Recycled stocks & Acid Free

Most paper is bleached white. Additionally, bleached paper can be acid-free, for longevity of writing and drawing. Acid-free paper is ideal for pages and notebooks you’ll be wanting to keep, such as a journal or diary.

Recycled papers are usually uncoated papers the are fully or partially comprised of recycled paper. Recycled paper is considered more environmentally friendly and can sometimes have more character. However, sometimes it doesn’t perform as well as bleached papers when writing on them with certain pens, like fountain pens.

Notebook closures

Notebooks largely have no closure, unless they’re housed in an outer cover or compendium. But some quality notebooks do come with an elastic closure, helping keep them in the best possible shape over their lifetime.

Notebook binding type

Again, there are many binding types and you should consider this based on the way you’ll be using your notebook.The binding method determines how flat a notebook lays, how well it stays together, ease of page removal and generally how sturdy it is.

Glue binding (or perfect binding) actually usually isn’t as secure as other types of binding. Some glue-bound notebooks are made intentionally so that pages can be removed easily, such as with sketchbooks.

Staple binding is used for thinner notebooks (usually 64 pages or less). Staples are placed in the middle of the pages and then the pages are folded into a notebook. Many notepads have staple bindings at the top of the notebook.

Stitched binding is similar to staple binding (as stitches act like staples), but can accommodate more pages, and it is sturdier. There is also “multiple signatures” of stitched bound notebooks and is usually for thicker notebooks that open flat (like Life Noble notebooks). There’s also saddle-stiching, with staples, like Field Notes use.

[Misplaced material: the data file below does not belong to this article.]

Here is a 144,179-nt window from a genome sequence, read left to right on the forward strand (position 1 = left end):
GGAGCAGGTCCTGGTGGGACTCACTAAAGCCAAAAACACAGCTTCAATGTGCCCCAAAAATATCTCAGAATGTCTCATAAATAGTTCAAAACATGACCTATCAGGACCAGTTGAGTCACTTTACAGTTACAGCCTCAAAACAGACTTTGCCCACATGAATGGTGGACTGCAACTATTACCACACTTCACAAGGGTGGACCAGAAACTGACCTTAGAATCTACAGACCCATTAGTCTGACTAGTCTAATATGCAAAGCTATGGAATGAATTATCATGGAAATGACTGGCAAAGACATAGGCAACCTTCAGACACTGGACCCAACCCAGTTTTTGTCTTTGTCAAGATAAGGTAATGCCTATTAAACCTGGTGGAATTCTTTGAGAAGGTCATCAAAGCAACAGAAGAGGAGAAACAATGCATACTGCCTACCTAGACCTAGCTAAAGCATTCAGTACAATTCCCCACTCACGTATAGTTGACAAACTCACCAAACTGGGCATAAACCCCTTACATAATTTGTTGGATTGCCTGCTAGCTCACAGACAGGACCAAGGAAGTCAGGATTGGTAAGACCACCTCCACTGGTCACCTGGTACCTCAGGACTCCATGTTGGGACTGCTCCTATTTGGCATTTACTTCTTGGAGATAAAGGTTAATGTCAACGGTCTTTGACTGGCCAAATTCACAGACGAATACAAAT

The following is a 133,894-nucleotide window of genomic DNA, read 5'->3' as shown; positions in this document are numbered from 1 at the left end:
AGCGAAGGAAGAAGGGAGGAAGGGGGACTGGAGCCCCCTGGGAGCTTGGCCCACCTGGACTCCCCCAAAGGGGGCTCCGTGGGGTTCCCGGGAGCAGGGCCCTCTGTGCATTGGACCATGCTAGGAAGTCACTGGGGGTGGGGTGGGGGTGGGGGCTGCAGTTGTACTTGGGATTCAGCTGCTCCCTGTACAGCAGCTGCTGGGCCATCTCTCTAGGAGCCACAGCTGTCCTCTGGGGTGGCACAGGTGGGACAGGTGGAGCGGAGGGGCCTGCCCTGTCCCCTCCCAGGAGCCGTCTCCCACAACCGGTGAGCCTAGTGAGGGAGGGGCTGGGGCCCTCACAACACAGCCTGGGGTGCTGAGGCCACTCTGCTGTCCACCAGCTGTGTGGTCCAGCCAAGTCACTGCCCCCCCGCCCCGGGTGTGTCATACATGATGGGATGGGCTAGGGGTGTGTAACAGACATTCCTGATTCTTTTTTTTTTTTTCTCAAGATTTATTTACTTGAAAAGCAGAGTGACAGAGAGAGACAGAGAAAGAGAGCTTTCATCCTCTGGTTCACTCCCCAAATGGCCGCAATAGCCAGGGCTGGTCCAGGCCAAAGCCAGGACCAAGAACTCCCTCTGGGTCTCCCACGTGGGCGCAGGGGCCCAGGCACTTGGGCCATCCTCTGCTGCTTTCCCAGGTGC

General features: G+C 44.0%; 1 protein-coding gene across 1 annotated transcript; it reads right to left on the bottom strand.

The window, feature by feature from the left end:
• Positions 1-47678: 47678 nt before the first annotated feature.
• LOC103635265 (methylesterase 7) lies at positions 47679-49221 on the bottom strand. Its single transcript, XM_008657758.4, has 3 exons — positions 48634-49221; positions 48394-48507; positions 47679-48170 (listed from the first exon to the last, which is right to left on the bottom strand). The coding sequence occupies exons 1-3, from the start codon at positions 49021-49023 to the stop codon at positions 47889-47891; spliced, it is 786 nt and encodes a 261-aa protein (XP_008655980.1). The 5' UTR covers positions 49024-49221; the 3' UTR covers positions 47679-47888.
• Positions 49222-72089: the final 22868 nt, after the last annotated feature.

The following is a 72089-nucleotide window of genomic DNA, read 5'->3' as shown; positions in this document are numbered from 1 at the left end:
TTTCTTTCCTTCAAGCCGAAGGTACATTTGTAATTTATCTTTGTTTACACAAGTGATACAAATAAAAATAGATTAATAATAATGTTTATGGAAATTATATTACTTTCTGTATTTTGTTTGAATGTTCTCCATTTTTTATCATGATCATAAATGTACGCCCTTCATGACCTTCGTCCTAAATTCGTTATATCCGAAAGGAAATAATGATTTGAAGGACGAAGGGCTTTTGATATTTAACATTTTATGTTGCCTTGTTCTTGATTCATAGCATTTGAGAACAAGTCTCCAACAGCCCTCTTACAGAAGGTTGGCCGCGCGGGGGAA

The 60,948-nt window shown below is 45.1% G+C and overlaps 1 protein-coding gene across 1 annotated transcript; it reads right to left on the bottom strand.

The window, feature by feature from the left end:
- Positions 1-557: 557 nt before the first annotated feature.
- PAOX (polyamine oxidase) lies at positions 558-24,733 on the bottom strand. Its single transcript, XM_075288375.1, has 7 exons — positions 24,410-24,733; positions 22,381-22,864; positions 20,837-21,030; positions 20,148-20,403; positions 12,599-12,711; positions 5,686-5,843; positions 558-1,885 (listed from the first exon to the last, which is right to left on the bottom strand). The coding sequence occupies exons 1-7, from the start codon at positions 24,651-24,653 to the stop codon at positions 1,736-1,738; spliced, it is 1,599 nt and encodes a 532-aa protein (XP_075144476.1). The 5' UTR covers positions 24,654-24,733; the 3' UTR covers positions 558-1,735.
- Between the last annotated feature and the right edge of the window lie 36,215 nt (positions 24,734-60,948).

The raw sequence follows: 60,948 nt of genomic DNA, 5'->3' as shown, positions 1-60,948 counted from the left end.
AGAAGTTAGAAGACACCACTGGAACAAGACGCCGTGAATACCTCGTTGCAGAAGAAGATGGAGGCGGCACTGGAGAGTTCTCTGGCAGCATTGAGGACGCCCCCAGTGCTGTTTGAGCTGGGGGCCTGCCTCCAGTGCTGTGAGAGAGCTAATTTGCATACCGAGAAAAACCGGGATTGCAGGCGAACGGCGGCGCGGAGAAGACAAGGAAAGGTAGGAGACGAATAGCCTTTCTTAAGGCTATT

A combination of thread and glue allows for a more tightly bound notebook that can also lay flat. It’s also not limited by number of pages. This type is great for people who prefer a sleek notebook with a sturdier binding.

Spiral notebooks have a spiral wire running through the pages. These are useful if you need to keep a notebook to a single facing without damaging it, or if you’re going to be removing pages regularly.
Multiple signatures (of stitched-bound signatures). 

Reference: http://www.madehow.com/

Reference: http://www.milligram.com

There is also a wide variety of notebook covers. The most common is a card cover of a heavier weight than the paper, keeping your pages protected. Card covers can be plain, printed or textured. Heavier cover types include PVC, leather look